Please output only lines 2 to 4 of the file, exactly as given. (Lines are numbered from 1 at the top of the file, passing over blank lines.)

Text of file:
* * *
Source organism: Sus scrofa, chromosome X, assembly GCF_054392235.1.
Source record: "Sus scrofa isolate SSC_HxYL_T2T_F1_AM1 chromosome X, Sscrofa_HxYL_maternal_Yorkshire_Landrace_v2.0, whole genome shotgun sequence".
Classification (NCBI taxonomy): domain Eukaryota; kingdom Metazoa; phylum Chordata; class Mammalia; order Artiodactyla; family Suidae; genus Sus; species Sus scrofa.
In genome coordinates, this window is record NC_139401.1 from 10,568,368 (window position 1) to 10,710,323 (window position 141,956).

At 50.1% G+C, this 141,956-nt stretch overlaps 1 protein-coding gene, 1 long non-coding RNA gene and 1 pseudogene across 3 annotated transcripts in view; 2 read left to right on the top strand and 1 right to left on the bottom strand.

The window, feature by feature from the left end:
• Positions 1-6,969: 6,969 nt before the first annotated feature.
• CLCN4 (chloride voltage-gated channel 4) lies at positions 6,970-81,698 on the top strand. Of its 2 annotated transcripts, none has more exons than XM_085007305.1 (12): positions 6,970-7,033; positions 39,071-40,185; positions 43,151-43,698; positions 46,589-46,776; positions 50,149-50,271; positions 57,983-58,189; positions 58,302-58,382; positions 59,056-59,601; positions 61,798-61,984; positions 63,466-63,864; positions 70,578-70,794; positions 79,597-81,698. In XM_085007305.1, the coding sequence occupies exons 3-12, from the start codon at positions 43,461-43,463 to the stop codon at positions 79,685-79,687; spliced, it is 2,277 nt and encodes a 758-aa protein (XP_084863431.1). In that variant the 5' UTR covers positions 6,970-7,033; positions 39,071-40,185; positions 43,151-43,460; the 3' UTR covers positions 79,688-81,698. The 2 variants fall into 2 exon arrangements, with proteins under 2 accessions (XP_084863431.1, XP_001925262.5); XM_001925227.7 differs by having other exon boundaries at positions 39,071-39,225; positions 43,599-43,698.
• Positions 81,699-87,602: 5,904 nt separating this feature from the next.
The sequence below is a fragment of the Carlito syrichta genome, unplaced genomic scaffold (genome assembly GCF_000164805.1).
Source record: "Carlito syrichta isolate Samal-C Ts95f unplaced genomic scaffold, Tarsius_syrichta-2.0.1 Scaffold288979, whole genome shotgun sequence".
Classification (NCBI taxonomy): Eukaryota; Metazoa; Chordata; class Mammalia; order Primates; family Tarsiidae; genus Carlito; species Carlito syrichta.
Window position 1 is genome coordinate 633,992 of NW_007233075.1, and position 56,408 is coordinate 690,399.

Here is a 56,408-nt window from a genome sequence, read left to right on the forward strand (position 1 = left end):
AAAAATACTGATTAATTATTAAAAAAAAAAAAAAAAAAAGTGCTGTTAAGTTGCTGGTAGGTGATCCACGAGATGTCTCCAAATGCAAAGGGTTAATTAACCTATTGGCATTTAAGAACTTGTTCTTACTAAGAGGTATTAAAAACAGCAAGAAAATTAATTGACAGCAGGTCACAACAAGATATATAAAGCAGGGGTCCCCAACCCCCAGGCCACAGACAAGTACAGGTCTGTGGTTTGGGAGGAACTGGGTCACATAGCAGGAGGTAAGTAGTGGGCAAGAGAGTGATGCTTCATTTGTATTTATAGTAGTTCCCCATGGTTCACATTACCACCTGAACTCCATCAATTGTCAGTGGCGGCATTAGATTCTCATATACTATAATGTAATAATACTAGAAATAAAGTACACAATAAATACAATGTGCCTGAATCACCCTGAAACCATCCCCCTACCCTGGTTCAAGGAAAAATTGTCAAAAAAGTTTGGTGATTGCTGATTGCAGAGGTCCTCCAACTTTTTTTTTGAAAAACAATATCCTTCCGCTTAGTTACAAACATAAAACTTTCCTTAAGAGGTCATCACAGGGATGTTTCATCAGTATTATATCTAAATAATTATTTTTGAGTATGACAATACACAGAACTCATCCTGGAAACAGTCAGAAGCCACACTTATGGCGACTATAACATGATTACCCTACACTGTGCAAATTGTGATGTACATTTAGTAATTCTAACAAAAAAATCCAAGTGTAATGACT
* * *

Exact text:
Source record: "Sus scrofa isolate SSC_HxYL_T2T_F1_AM1 chromosome X, Sscrofa_HxYL_maternal_Yorkshire_Landrace_v2.0, whole genome shotgun sequence".
Classification (NCBI taxonomy): domain Eukaryota; kingdom Metazoa; phylum Chordata; class Mammalia; order Artiodactyla; family Suidae; genus Sus; species Sus scrofa.
In genome coordinates, this window is record NC_139401.1 from 10,568,368 (window position 1) to 10,710,323 (window position 141,956).